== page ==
In Re Marriage of FranzAnnotate this Case
831 P.2d 917 (1992)
In re the MARRIAGE OF Vincent S. FRANZ, Appellant, and Barbara A. Franz, Appellee.
Colorado Court of Appeals, Div. IV.
April 23, 1992.
Randolph A. Sigley, Colorado Springs, for appellant.
*918 Wilder, Wells & Larimer, P.C., Louie V. Larimer, Colorado Springs, for appellee.
Opinion by Judge NEY.
In this dissolution of marriage action, Vincent S. Franz (husband) appeals a post-decree judgment and order awarding part of his veteran's pay to Barbara A. Franz (wife). We reverse and remand.
When the parties' marriage was dissolved in 1988, husband was on temporary disability retirement from the military. The final orders provided that "if [husband] should, in the future, receive a retirement pay that would be marital property," it would be divided according to a formula. That formula, as applicable here, provides:If [husband] later receives regular retired or medical pay based upon the current number of years he has as of the date of this hearing, then [wife] would be awarded fifty (50) percent of that retired pay.
Wife was awarded $511 per month child support, and the trial court reserved jurisdiction to award maintenance because wife needed support but husband was then unable to pay.
In 1990, wife moved for maintenance, increased child support, and division of husband's military "pension." At the hearing, husband testified that he was "medically retired" and since August 1989 had received $790 per month, including $280 in Veteran's Administration disability benefits. Documents and interrogatory responses admitted in evidence indicated that he was separated from the military because of "major depression, moderate, recurrent, in partial remission on medications associated with dysthymia, with definite social and industrial impairment", and on "permanent retirement with a compensable disability rating of 30 percent." An admitted account statement showed that husband received a total of $790 per month, including VA compensation of $267 and "net pay" or "taxable income" of $523.
The trial court awarded wife $255 per month of husband's "retirement pay" as a division of marital property and entered judgment for $3315 for past months. The trial court increased child support to $605 per month, but found that husband still had no ability to pay maintenance. Husband filed a motion for reconsideration, asserting as he did at trial that his retirement income was disability pay not subject to property division. The trial court denied the motion.
On appeal, husband contends that the trial court erred in awarding part of his disability pay to wife. We agree.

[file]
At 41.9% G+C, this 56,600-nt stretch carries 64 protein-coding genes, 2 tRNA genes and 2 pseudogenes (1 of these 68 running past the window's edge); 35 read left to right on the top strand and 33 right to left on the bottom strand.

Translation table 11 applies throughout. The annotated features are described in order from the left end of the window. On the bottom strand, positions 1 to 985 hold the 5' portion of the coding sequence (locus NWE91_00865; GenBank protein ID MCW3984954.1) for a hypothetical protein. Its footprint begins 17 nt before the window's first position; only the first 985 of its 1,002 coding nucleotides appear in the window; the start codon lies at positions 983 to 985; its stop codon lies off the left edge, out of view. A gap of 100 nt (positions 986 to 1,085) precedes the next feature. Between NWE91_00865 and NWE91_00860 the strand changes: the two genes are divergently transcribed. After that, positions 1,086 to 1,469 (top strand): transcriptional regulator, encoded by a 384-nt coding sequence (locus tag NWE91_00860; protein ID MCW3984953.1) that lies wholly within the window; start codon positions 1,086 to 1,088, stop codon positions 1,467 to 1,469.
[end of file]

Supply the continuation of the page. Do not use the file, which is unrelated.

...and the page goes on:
The classification of property as marital or non-marital is a mandatory legal determination, and only that property which is marital in character is subject to distribution. Section 14-10-113(1), C.R.S. (1987 Repl.Vol. 6B); In re Marriage of Wildin, 39 Colo.App. 189, 563 P.2d 384 (1977).
The court may treat a veteran's "disposable retired or retainer pay" as marital property. 10 U.S.C. § 1408(c)(1) (1988). In the case of a veteran retired for a physical disability under 10 U.S.C. §§ 1201-1221 (1988), disposable pay does not include amounts "computed using the percentage of the member's disability on the date when the member was retired (or the date on which the member's name was placed on the temporary disability retired list)." 10 U.S.C. § 1408(a)(4)(E) (1988). The court is thus precluded from dividing a veteran's disability retirement pay as marital property. See Mansell v. Mansell, 490 U.S. 581, 109 S. Ct. 2023, 104 L. Ed. 2d 675 (1989); see also In re Marriage of Nevil, 809 P.2d 1122 (Colo.App.1991).
Here, the trial court excluded husband's Veteran's Administration disability benefit from the property division but did not determine properly whether the remainder of his benefit pay was marital property. The uncontradicted evidence at trial was that husband was retired with a thirty percent disability after eight years' service. However, the trial court found that he had taxable income of $510 per month available for division, without first considering the basis and computation of husband's benefit pay as required under 10 U.S.C. § 1408(a)(4)(E) (1988).
*919 We are not persuaded by wife's argument that the final orders divide any disability pay as "medical pay." While it is true that the formula divides "regular retired or medical pay," application of that formula must be preceded by the threshold determination that husband receives "a retirement pay that would be marital property." See In re Marriage of Wildin, supra.
On remand, the trial court is directed to determine whether husband's pay is marital property subject to division under 10 U.S.C. § 1408 (1988). In so doing, the trial court must consider whether the pay is based and computed on husband's disability. The trial court may exercise its discretion in receiving additional evidence. See In re Marriage of Lee, 781 P.2d 102 (Colo. App.1989).
Because issues of property, maintenance, and child support are inextricably interwoven, the orders denying maintenance and increasing child support must also be reversed and reconsidered on remand. See In re Marriage of Micaletti, 796 P.2d 54 (Colo.App.1990). In this regard, we note that disability payments are an economic circumstance to be considered in addition to earned income when awarding maintenance and child support. See In re Marriage of Nevil, supra.
The judgment and order as to property division, maintenance, and child support are reversed, and the cause is remanded for further proceedings and entry of a new order consistent with the views expressed in this opinion. The current order for $605 per month child support shall remain in effect until the new order is entered. If any overpayment results by husband's payment in accordance with the current order, he shall receive credit therefor in future payments.
CRISWELL and MARQUEZ, JJ., concur.